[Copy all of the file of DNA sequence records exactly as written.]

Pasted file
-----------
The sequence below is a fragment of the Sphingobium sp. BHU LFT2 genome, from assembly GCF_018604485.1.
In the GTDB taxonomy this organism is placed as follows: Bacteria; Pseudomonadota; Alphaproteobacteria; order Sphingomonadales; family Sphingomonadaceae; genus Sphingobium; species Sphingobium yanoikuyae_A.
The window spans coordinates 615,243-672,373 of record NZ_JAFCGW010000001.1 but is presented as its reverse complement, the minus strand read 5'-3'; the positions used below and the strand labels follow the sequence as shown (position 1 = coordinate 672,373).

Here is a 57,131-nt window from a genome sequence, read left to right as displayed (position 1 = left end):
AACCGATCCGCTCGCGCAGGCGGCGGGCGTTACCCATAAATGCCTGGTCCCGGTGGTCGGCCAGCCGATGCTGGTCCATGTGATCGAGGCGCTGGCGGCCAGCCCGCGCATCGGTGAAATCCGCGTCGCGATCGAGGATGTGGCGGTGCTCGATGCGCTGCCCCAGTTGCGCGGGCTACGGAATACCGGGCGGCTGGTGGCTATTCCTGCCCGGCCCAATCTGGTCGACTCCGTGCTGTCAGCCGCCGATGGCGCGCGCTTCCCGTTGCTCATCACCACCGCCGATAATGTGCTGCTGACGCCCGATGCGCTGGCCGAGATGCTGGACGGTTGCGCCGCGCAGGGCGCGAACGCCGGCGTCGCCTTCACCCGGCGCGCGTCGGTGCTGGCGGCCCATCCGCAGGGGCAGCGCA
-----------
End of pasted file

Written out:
The sequence below is a fragment of the Sphingobium sp. BHU LFT2 genome, from assembly GCF_018604485.1.
In the GTDB taxonomy this organism is placed as follows: Bacteria; Pseudomonadota; Alphaproteobacteria; order Sphingomonadales; family Sphingomonadaceae; genus Sphingobium; species Sphingobium yanoikuyae_A.
The window spans coordinates 615,243-672,373 of record NZ_JAFCGW010000001.1 but is presented as its reverse complement, the minus strand read 5'-3'; the positions used below and the strand labels follow the sequence as shown (position 1 = coordinate 672,373).

Here is a 57,131-nt window from a genome sequence, read left to right as displayed (position 1 = left end):
AACCGATCCGCTCGCGCAGGCGGCGGGCGTTACCCATAAATGCCTGGTCCCGGTGGTCGGCCAGCCGATGCTGGTCCATGTGATCGAGGCGCTGGCGGCCAGCCCGCGCATCGGTGAAATCCGCGTCGCGATCGAGGATGTGGCGGTGCTCGATGCGCTGCCCCAGTTGCGCGGGCTACGGAATACCGGGCGGCTGGTGGCTATTCCTGCCCGGCCCAATCTGGTCGACTCCGTGCTGTCAGCCGCCGATGGCGCGCGCTTCCCGTTGCTCATCACCACCGCCGATAATGTGCTGCTGACGCCCGATGCGCTGGCCGAGATGCTGGACGGTTGCGCCGCGCAGGGCGCGAACGCCGGCGTCGCCTTCACCCGGCGCGCGTCGGTGCTGGCGGCCCATCCGCAGGGGCAGCGCA